Here are six troubling cases.
The concept is straight from the Soviet playbook: Plant false information and use it to influence the attitudes of another country’s people and government. This “active measures” technique from the Cold War era appears to have been resurrected with alarming success by the Kremlin in its attack on the 2016 presidential election—and has been echoed in tactics used by President Donald Trump and his associates, according to Clint Watts, a senior fellow at the Foreign Policy Research Institute.
“Part of the reason active measures have worked in this US election is because the commander in chief has used Russian active measures at times against his opponents,” Watts, a former FBI agent, recently testified to the Senate Intelligence Committee.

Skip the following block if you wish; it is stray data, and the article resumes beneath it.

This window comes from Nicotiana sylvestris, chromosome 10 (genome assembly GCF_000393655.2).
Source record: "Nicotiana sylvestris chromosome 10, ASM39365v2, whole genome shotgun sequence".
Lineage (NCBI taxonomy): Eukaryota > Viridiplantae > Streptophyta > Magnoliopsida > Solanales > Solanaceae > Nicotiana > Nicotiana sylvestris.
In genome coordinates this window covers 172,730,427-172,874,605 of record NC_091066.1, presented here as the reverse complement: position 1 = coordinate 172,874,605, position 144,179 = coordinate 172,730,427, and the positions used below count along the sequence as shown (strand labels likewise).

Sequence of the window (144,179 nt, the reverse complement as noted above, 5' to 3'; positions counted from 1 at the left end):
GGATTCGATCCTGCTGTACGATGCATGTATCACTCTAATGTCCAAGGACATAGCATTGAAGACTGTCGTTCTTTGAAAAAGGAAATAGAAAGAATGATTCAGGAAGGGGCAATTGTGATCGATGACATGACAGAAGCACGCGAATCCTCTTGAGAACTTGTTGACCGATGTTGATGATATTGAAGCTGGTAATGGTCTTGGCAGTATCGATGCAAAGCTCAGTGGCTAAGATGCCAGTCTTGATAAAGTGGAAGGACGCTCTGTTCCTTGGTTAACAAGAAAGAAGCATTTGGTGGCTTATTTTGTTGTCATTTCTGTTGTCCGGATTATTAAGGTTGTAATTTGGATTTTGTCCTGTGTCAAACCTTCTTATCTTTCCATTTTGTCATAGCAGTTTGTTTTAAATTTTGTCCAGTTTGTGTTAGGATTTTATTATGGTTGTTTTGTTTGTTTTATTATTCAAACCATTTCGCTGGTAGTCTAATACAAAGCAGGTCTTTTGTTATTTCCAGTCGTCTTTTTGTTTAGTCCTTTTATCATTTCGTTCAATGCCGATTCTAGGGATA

Key to this equation have been RT and Sputnik international, two Russian state-sponsored news outlets. Both reach only relatively small audiences in the US (RT is estimated to reach about 8 million people via cable television), but their impact has been magnified greatly online, with their stories reposted on what Watts calls “gray” conspiracy sites like Breitbart News and InfoWars. Twitter bots and other social media accounts further amplify the stories. And in several cases, Trump or his associates have directly cited phony Russian propaganda in a speech or interview. Here are some examples: